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An FPT haplotyping algorithm on pedigrees with a small number of sites.

Doan DD, Evans PA - Algorithms Mol Biol (2011)

Bottom Line: A computational method to infer haplotypes from genotype data is therefore important.We show that this NP-hard problem can be parametrically reduced to the Bipartization by Edge Removal problem with additional parity constraints.We solve this problem with an exact algorithm that runs in time, where n is the number of members, m is the number of sites, and k is the number of recombination events.

View Article: PubMed Central - HTML - PubMed

Affiliation: Faculty of Computer Science, University of New Brunswick, Fredericton, New Brunswick, Canada. pevans@unb.ca.

ABSTRACT

Background: Genetic disease studies investigate relationships between changes in chromosomes and genetic diseases. Single haplotypes provide useful information for these studies but extracting single haplotypes directly by biochemical methods is expensive. A computational method to infer haplotypes from genotype data is therefore important. We investigate the problem of computing the minimum number of recombination events for general pedigrees with a small number of sites for all members.

Results: We show that this NP-hard problem can be parametrically reduced to the Bipartization by Edge Removal problem with additional parity constraints. We solve this problem with an exact algorithm that runs in time, where n is the number of members, m is the number of sites, and k is the number of recombination events.

Conclusions: This algorithm infers haplotypes for a small number of sites, which can be useful for genetic disease studies to track down how changes in haplotypes such as recombinations relate to genetic disease.

No MeSH data available.


Related in: MedlinePlus

Compression step.
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Figure 4: Compression step.

Mentions: Consider a graph G in Figure 4a where ⊕ denotes a red vertex, ∅ a green vertex, and O a grey vertex. A minimal edge bipartization set X' of size 4 illustrated by dashed lines is given in Figure 4b. We compute a mincut Y for G\X' as in Figure 4c. Set Y is the edge bipartization set of size 3 for G in Figure 4d.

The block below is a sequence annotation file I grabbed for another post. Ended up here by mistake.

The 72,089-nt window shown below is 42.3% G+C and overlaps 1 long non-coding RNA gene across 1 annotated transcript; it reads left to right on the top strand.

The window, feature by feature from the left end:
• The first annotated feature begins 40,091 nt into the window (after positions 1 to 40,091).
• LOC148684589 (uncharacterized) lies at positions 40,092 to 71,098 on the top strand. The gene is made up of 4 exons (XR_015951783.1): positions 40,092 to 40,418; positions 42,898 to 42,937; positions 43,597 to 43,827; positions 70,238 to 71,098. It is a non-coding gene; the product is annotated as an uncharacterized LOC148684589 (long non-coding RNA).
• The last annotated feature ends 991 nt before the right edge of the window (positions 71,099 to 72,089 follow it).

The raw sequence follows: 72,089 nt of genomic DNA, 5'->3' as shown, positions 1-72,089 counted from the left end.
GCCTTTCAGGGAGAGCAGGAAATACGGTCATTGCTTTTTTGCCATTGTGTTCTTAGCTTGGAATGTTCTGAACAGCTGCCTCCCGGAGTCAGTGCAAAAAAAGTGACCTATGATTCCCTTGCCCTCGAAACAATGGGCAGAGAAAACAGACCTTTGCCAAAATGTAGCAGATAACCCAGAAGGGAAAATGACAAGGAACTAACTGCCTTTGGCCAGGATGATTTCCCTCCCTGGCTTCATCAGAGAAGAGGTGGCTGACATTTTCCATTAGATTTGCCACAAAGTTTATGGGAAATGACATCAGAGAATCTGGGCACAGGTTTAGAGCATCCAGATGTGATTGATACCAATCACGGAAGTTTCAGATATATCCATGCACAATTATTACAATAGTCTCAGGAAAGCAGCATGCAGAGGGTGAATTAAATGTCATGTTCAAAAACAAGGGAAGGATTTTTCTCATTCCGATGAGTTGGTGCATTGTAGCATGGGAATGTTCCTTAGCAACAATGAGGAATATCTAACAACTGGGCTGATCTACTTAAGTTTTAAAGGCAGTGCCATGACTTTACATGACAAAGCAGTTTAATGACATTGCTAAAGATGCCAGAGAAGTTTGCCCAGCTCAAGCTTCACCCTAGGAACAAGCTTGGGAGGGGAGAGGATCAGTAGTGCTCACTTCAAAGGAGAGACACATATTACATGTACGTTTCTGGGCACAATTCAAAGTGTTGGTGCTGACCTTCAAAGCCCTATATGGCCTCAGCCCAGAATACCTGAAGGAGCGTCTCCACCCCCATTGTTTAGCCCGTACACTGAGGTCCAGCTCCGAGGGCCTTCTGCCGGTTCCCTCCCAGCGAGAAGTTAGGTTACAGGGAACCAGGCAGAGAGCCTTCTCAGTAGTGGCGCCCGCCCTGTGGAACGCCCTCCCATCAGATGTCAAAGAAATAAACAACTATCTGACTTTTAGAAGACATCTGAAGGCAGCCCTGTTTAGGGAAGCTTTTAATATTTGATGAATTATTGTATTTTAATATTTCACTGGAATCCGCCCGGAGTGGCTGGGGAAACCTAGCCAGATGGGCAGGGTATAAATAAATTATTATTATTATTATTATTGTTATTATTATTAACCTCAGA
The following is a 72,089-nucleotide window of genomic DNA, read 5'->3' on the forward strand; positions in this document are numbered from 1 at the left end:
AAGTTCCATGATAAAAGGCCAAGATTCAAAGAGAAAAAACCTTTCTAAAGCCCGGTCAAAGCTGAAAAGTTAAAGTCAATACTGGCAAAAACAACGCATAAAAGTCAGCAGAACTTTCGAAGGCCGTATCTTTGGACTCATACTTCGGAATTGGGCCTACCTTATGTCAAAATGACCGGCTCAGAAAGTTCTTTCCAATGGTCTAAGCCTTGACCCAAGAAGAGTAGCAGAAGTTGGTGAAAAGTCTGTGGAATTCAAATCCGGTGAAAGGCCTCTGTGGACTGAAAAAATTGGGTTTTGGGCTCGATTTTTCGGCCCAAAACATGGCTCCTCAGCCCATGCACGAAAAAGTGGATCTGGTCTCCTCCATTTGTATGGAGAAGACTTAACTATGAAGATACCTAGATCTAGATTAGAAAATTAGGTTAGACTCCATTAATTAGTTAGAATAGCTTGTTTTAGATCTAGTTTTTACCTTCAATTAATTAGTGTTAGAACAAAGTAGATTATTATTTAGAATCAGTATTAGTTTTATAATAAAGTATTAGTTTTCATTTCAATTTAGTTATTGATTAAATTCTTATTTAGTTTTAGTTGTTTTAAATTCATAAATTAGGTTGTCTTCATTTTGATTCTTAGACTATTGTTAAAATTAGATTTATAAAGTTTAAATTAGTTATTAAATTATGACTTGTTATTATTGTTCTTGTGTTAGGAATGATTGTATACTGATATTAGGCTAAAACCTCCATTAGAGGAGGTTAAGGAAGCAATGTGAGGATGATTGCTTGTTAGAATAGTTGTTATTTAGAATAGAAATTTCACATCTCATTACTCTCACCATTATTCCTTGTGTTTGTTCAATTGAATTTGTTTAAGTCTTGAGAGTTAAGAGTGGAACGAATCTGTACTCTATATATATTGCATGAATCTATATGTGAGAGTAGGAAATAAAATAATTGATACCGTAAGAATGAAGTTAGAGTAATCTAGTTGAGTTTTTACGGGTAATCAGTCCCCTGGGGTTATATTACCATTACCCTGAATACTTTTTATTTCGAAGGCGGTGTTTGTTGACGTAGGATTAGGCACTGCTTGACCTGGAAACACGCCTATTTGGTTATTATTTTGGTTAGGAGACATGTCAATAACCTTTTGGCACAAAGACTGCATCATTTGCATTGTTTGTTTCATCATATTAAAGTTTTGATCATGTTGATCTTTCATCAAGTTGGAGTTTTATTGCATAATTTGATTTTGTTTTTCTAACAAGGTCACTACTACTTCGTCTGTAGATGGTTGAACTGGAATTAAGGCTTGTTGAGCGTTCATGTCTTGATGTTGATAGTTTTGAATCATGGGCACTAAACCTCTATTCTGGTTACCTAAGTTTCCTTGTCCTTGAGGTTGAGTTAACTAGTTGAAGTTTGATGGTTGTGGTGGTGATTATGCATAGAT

An FPT haplotyping algorithm on pedigrees with a small number of sites.

Doan DD, Evans PA - Algorithms Mol Biol (2011)

Compression step.
© Copyright Policy - open-access
Related In: Results  -  Collection

License
Show All Figures
getmorefigures.php?uid=PMC3108306&req=5

Figure 4: Compression step.
Mentions: Consider a graph G in Figure 4a where ⊕ denotes a red vertex, ∅ a green vertex, and O a grey vertex. A minimal edge bipartization set X' of size 4 illustrated by dashed lines is given in Figure 4b. We compute a mincut Y for G\X' as in Figure 4c. Set Y is the edge bipartization set of size 3 for G in Figure 4d.

Bottom Line: A computational method to infer haplotypes from genotype data is therefore important.We show that this NP-hard problem can be parametrically reduced to the Bipartization by Edge Removal problem with additional parity constraints.We solve this problem with an exact algorithm that runs in time, where n is the number of members, m is the number of sites, and k is the number of recombination events.

View Article: PubMed Central - HTML - PubMed

Affiliation: Faculty of Computer Science, University of New Brunswick, Fredericton, New Brunswick, Canada. pevans@unb.ca.

ABSTRACT

Background: Genetic disease studies investigate relationships between changes in chromosomes and genetic diseases. Single haplotypes provide useful information for these studies but extracting single haplotypes directly by biochemical methods is expensive. A computational method to infer haplotypes from genotype data is therefore important. We investigate the problem of computing the minimum number of recombination events for general pedigrees with a small number of sites for all members.

Results: We show that this NP-hard problem can be parametrically reduced to the Bipartization by Edge Removal problem with additional parity constraints. We solve this problem with an exact algorithm that runs in time, where n is the number of members, m is the number of sites, and k is the number of recombination events.

Conclusions: This algorithm infers haplotypes for a small number of sites, which can be useful for genetic disease studies to track down how changes in haplotypes such as recombinations relate to genetic disease.

No MeSH data available.


Related in: MedlinePlus